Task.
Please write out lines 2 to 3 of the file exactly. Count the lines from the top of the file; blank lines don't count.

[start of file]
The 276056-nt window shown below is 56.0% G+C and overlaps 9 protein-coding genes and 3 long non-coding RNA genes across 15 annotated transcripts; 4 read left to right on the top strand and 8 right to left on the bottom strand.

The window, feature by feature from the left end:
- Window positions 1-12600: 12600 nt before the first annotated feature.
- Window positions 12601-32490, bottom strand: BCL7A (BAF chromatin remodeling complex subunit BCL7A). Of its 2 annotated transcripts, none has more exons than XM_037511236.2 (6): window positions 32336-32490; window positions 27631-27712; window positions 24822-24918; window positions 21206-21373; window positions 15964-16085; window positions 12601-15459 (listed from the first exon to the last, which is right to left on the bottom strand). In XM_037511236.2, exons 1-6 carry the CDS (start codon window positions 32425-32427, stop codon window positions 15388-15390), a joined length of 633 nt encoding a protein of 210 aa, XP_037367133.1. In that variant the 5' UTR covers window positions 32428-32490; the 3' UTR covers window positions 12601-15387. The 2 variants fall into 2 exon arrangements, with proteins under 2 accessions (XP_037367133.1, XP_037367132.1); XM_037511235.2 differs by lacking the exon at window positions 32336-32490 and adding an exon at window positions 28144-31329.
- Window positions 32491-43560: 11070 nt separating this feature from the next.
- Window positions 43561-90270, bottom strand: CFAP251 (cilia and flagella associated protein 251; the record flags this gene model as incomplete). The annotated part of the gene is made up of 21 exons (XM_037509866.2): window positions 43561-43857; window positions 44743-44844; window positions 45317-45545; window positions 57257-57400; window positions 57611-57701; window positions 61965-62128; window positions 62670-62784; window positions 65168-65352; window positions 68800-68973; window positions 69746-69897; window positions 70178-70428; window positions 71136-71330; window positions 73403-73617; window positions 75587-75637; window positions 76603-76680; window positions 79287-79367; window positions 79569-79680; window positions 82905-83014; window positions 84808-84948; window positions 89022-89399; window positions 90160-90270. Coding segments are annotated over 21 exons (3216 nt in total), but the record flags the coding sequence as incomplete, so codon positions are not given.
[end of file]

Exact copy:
The window, feature by feature from the left end:
- Window positions 1-12600: 12600 nt before the first annotated feature.